At least with GP consortia we had the possibility of losing the shackles of bureaucracy and effecting significant change. The culture might have moved towards one of greater openness and inclusion, fostering a greater sense of ownership, and thus responsible use of the NHS, including an acceptance of necessary changes.
Dr Adrian Canale-Parola, Chair, Rugby GP Consortium, Warwickshire
Andrew Lansley has been trying to tell us that the pause in the passage of the Health and Social Care Bill through Parliament is a natural one, but this just is not true. The Bill has not completed all its Commons stages as it still has the Report Stage and Third Reading to go.
Normally, these would happen about seven days after the end of the committee stage (completed last week) to allow the revised version of the Bill to be printed and then there would be a pause before the Bill goes to the Lords.
If Andrew Lansley cannot tell the truth on this simple issue why should we believe anything else he says about his Bill?
Christopher Anton, Birmingham
Maternity audit saves lives
When women die during or after pregnancy or childbirth, (leading article, 4 April) the tragedy has widespread impact. Between 2006 and 2008, 261 women in the UK died in this way, and 331 existing children lost their mothers.
In the 21st century, the commonest direct cause for this maternal mortality was infection, and the UK has the highest stillbirth rate in the developed world. Scrutiny of maternal and newborn serious illness and deaths is an essential part of a healthcare system that focuses on safety.
The UK has a proud record in this respect: the Confidential Enquiry into Maternal Mortality has run for 60 years and was the longest unbroken clinical audit in the world, globally admired.
Jeremy Laurance's article ("Britain's maternity wards in crisis", 4 April) highlights the under-resourcing of maternity services and the associated risks to pregnant women and their babies. Despite staff shortages, midwives and obstetricians remain deeply committed to this audit programme, and to ensuring that lessons learnt are fed back into improved clinical practice.
There is universal clinical concern over the recent decision to suspend the Confidential Enquiry programme, pending a review of its objectives. With maternity services under such pressure, it is now more important than ever to maintain the unbroken nature of this critical programme, and to ensure that lessons for improved clinical practice continue to be learnt.
Dr Imogen Stephens, Clinical Director, Centre for Maternal and Child Enquiries, London W1
Reform of maternity care must allow the family of the mother and baby to have a much greater role in providing routine and straightforward care, looking out for the mother 24 hours before the birth, helping at the birth, providing routine care after the birth, particularly when the mother has had an operation.
We see birth only as a medical event and we see only the medical risk, so we push highly qualified professionals to perform a whole range of simple routine tasks (or we blame them when they just cannot stretch to them because of other emergencies).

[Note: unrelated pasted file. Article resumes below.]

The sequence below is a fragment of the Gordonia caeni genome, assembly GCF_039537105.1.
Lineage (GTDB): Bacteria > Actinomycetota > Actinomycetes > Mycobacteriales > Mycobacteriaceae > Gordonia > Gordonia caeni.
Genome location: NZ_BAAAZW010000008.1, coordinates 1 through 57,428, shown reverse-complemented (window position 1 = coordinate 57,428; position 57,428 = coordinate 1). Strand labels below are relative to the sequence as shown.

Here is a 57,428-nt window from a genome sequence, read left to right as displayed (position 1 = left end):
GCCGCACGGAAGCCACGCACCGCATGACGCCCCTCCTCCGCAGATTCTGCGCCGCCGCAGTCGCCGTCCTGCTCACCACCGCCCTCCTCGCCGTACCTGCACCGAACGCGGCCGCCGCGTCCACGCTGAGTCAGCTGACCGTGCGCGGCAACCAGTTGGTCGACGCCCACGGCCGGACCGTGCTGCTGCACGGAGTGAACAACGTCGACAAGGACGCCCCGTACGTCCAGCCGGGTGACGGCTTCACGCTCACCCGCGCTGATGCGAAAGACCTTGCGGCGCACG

In maternity services we can do much more to enable people to look after each other, improving quality of care and reducing costs at the same time.
Duncan Fisher, Crickhowell, Powys
Value cap beats 'mansion tax'
Your correspondent David Watson (letters, 30 March) is exactly right in his critique of a "mansion tax". It would require an entirely new collection system, with consequential disproportionate costs, and would give rise to all sorts of avoidance mechanisms, including splitting large properties into separate units.
But he is less perspicacious in his proposed alternative of higher stamp duty, which is a charge on a purchaser, not a vendor.
At present, a principal private residence is exempt from capital gains tax, an exemption limited to a specified land area. This dates from when top-range properties were country estates, and was, in effect, a mechanism to prevent the wealthy avoiding capital gains tax by over-investing in property.
Nobody conceived at the time that there would be £20m properties in London standing on very small areas of land.
So it would be logical to extend this mechanism accordingly, so that the principal private residence exemption applies only up to a specified valuation ceiling, with the excess being within the capital gains tax net.
Philip Goldenberg, Woking, Surrey
Danger lurks in Education Bill
In the Education Bill 2011, now before Parliament, it is proposed that state education in England becomes a free market, in an attempt to drive down costs and increase competition.
This will have the effect, wherever viable, of turning schools into individual self-regulating businesses, accountable not to a local authority (with decades of experience and expertise behind it), but to the head teacher and the governing body alone. These governing bodies will no longer have any requirement to have teachers or local authority representatives as members. The only redress that parents will have after the school's complaints procedures is directly to the Secretary of State.